Moist Heat and Muscle Soreness
Heat is commonly used following exercise to prevent delayed onset muscle soreness (DOMS). Most heat used in a clinical setting for DOMS are only applied for 5 to 20 minutes. This minimal heat exposure causes little, if any, change in deep tissue temperature. For this reason, long duration dry heat packs or organic hot/cold 'heat' packs used at home to slowly and safely warm tissue and reduce potential heat damage while reducing pain associated from DOMS.
Clinically, it has been shown that moist heat penetrates deep tissue faster than dry heat. Therefore, in home use heat packs along with moist heat may be more effective than dry heat to provide pain relief and reduce tissue damage following exercise DOMS. However, heat packs moistened with heat will only last for 2 hours compared to the 8 hours duration of chemical dry heat packs.
Heat has been used therapeutically for thousands of years. It offers immediate pain relief and can increase circulation to speed the healing process after injury. For this reason, it is popular for use on many types of pain including joint and muscle pain as well as soft tissue damage.
The effect of heat on pain is mediated by heat sensitive calcium channels. These channels respond to heat by increasing intracellular calcium. This generates muscle action potentials that increases stimulation of sensory nerves and causes the feeling of heat in the brain. These channels have in common their sensitivity to other substances such as vanilla and menthol. These multiple binding sites allow a few factors to activate these channels. Once activated, they can also inhibit the activity of pain receptors, and are located in the peripheral small nerve endings . For peripheral pain, for example, heat can directly inhibit pain. However, when pain is originating from deep tissue, heat stimulates peripheral pain receptors which can alter what has been termed gating in the spinal cord and reduce deep pain.
Another effect of heat is its ability to increase circulation. These receptors along with noiciceptors, increase blood flow in response to heat. The initial response to heat is mediated through sensory nerves that release substances to increase circulation. After a minute or so, nitric oxide is produced in vascular endothelial cells and is responsible for the sustained response of the circulation to heat. This increase in circulation is considered essential in tissue protection from heat and repair of damaged tissue.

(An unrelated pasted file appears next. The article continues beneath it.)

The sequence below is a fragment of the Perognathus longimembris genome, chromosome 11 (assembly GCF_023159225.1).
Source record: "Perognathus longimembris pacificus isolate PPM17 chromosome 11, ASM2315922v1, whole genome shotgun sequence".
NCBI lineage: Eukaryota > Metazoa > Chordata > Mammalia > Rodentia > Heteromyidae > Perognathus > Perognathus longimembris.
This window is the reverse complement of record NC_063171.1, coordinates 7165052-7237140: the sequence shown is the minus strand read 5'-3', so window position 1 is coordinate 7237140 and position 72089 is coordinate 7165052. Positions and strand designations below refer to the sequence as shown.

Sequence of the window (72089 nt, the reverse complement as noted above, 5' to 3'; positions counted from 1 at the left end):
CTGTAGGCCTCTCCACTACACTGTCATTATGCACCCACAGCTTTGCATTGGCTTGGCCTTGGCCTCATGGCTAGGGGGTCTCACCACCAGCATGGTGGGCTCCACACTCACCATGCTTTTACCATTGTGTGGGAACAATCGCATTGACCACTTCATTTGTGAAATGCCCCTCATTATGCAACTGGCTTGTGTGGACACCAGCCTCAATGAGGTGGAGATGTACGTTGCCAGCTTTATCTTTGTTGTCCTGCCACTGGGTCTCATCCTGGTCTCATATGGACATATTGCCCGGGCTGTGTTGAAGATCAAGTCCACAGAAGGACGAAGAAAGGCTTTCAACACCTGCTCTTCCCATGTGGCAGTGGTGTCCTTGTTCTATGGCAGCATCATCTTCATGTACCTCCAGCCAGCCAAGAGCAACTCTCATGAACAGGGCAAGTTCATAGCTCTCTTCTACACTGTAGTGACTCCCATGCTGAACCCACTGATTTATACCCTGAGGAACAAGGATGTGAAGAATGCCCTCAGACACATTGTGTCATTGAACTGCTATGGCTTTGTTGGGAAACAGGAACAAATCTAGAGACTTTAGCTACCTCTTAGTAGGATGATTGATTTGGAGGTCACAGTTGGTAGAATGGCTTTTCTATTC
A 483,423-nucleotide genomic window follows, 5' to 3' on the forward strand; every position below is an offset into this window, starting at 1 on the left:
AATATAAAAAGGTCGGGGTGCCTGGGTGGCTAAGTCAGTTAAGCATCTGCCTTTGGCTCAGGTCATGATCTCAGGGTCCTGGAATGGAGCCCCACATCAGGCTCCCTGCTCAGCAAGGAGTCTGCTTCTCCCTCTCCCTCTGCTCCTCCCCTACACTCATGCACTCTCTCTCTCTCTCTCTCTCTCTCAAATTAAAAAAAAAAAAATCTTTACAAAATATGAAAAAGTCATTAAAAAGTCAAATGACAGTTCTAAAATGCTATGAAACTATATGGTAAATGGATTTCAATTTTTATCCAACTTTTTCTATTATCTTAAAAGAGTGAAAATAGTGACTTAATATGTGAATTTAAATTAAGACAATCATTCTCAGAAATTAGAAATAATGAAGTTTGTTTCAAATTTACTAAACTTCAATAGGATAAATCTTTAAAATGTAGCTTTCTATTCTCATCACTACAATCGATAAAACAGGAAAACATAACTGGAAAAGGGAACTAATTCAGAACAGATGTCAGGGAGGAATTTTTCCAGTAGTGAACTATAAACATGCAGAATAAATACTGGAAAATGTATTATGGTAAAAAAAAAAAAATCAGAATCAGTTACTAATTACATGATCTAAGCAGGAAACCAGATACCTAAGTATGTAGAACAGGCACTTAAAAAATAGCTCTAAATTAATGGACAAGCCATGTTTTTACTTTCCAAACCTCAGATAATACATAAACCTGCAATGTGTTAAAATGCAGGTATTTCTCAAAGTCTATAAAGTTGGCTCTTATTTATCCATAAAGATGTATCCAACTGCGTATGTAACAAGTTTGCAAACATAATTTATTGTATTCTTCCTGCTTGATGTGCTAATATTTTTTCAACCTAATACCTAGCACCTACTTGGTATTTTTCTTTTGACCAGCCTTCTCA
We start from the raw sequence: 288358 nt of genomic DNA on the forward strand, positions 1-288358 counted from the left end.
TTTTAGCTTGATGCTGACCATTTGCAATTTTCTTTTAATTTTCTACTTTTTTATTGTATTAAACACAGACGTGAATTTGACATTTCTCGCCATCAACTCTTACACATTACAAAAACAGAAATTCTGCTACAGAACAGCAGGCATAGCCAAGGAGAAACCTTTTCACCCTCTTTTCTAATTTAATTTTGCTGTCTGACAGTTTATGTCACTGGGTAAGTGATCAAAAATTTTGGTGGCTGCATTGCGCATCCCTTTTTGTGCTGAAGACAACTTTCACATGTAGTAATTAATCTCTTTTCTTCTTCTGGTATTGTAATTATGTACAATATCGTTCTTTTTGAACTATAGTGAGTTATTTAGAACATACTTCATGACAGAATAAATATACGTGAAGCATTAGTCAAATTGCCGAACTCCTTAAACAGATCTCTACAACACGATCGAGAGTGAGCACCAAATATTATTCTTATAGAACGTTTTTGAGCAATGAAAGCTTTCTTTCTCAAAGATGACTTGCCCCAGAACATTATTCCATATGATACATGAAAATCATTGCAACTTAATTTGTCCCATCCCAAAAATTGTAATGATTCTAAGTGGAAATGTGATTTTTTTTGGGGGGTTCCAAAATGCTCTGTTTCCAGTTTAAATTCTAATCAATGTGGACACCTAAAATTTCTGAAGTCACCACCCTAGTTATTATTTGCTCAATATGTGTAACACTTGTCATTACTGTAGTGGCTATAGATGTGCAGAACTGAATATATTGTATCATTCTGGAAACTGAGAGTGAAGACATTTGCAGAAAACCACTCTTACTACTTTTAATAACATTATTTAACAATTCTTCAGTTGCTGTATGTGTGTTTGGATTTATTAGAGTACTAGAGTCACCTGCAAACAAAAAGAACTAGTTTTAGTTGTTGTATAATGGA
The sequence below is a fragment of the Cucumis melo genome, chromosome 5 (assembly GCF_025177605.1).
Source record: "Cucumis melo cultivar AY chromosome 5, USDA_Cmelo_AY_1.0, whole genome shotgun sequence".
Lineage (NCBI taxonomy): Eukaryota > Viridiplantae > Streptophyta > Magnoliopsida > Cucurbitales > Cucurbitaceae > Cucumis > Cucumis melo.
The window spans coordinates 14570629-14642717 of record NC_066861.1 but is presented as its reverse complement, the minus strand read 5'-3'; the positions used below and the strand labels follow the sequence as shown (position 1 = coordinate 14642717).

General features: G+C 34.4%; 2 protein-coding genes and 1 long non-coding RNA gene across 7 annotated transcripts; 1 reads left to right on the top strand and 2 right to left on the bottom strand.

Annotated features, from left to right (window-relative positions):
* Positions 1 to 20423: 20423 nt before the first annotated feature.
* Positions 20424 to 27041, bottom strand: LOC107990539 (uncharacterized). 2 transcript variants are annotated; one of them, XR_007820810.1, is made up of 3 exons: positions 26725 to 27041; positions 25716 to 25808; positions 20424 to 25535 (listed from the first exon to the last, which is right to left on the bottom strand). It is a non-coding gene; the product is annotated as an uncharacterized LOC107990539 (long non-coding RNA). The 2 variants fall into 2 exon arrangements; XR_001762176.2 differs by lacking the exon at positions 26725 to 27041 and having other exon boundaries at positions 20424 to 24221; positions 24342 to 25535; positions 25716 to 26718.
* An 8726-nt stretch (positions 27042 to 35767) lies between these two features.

Heat is used in different modalities in the treatment of back pain and muscle soreness. Dry heat can be applied through either heat packs or techniques that warm tissue such as diathermy and ultrasound Heat packs can be dry or moist. In Sports Massage Hydrocolator heat packs are usually at 165 deg F and are separated from the skin by 6 - 8 layers of towels and used only in clinical settings. Hydrotherapy (warm) uses water at 105 deg F and involves immersing a limb in the water. Hydrotherapy can include contrast baths or simply warm water immersion. A major problem with this type of heating is that it is usually used for short periods of time, for example, 5 - 20 minutes. There is also a combination of cryotherapy-heat therapy (10 min ice/10 min heat) which increases circulation and speeds muscle relaxation, generally used in minimizing pain and inflammation.
Moist heat, in most studies, appears to be advantageous in pain relief to many short duration dry heat modalities such as electric heat pads. But these heat modalities are used for short periods of time, for example, 20 minutes maximum. Many studies have shown that short duration of heat application results in poor heat transfer to deep tissues. Therefore, in deep injuries, heat application for short duration causes pain relief through the gate control theory of pain in the central nervous system and not through the peripheral nervous system. Long term application of heat, such as in chemical heat wraps, solves this issue by applying heat for hours to warm deep tissue gradually. But dry chemical heat wraps heat deep tissue much slower that pain relief is delayed by at least 30 minutes.
While moist heat penetrates deep tissues better than dry heat for warming. This is supported by research examining heat transfer from various types of heat modalities from skin to subcutaneous tissues. Moist heat modalities transfer heat much faster than do dry heat modalities and research shows that they cause much faster heat penetration than dry heat. Even air with high humidity transfers heat faster than dry air. But it is not just the type of heat but the duration as well that affects heat transfer into deep tissues.
For example, contrast baths use warm and cold water immersion that alternates within minutes in warm and cold baths. While this changes skin temperature, there is no evidence that it penetrates into deep tissues. Whirlpool heat penetrates quickly, but is used for only a short duration as are hydrocolator heat packs which provide moist heat but are left on for less than 20 minutes due to their high temperature. Someone with thick subcutaneous fat will therefore only see a small difference in deep tissue temperatures with these modalities.
To penetrate deep into tissue, lower temperature and long duration heat packs are often used. Long duration heat products (for example, chemical dry heat) offer the advantage of being safer and can be left on for hours to warm deep tissue and provide increased circulation and pain relief. But the increase in tissue temperature is slow as is the onset of pain relief. Chemical moist heat lasts for a shorter duration than dry chemical heat packs, lasting between 30 minutes and two hours. For more information refer to Moist or Dry Heat for Delayed Onset Muscle Soreness, Journal of Clinical Medicine Research - J.Petrofsky, 2013